Steve Taylor emerged in the 1980s as perhaps the most intriguing artist in the contemporary Christian genre.
Taylor, a Northglenn High School graduate (class of 1976), recorded his demos during his last year at the University of Colorado in Boulder. In the summer of 1982, he got a slot at the annual Christian Music Conference in Estes Park, Colorado. It was his first live set. The crowd’s reaction impressed the head of Sparrow Records, and a deal quickly followed.
Songs like Taylor’s quirky “I Want To Be A Clone” debut, “I Blew Up the Clinic Real Good” (about violence at abortion clinics) and “This Disco (Used To Be A Nice Cathedral)” (a No. 1 hit on Christian radio) outlined Taylor’s perspective without sounding preachy or self-righteous. Meltdown (1984) was one of the all-time biggest-selling rock albums in contemporary Christian music history. Newsweek called him “evangelical rock’s court jester.”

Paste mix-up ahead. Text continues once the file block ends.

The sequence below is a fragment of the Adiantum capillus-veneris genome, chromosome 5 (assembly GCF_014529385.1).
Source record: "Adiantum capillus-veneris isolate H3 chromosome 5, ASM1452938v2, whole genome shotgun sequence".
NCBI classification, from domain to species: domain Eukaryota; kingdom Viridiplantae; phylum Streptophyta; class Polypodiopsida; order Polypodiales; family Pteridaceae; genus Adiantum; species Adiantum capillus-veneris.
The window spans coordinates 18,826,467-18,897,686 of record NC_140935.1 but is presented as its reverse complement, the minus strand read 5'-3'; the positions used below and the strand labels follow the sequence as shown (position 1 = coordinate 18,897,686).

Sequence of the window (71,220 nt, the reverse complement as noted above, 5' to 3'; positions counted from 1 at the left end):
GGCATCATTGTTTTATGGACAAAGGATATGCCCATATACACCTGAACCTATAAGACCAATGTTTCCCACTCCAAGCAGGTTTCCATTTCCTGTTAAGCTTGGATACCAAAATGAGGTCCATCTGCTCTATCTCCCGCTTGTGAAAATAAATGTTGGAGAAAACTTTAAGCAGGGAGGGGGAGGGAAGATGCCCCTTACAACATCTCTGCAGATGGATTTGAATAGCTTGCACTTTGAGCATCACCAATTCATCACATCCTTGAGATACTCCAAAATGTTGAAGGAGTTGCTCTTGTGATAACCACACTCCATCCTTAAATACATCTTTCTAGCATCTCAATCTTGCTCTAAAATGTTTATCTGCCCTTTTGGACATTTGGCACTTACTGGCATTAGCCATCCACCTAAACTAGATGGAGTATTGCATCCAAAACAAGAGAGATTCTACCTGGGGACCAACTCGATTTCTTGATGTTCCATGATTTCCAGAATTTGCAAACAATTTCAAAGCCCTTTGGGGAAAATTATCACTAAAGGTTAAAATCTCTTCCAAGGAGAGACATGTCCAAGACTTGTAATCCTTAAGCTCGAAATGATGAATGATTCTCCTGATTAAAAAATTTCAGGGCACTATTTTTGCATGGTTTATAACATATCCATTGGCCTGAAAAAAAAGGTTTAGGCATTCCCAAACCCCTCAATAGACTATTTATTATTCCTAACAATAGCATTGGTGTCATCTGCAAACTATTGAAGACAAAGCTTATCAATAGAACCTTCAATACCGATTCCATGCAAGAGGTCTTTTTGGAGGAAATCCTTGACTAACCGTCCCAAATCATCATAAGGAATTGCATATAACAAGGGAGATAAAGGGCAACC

But Taylor’s tendency toward satire, black humor and witty metaphors didn’t endear him to gospel-weaned members of the church. He couldn’t conform, so he formed a secular alternative rock band called Chagall Guevara. The song “Murder in the Big House” could have been a hit, but the band worked for MCA Records (the industry joke was that it stood for Music Cemetery of America). So Taylor returned to the contemporary Christian fold in 1994.
“It’s a little different now, having had the chance to do the other side,” he said. “The blinders came off. In gospel music, I felt constrained by expectations, people assuming things about me that weren’t true. But the same thing happens in pop music on another level. There are just as many regulations you’re not supposed to cross. I traded in one set of rules for another.”
Taylor produced two gold-certified albums for Newsboys and the platinum-certified self-titled album for Sixpence None the Richer. All three earned Grammy nominations. His work as a director earned him two Billboard Music Video Awards. In late 1997, he launched Squint Entertainment, a record label and film production company. While still running Sprint, he began working full-time as a filmmaker.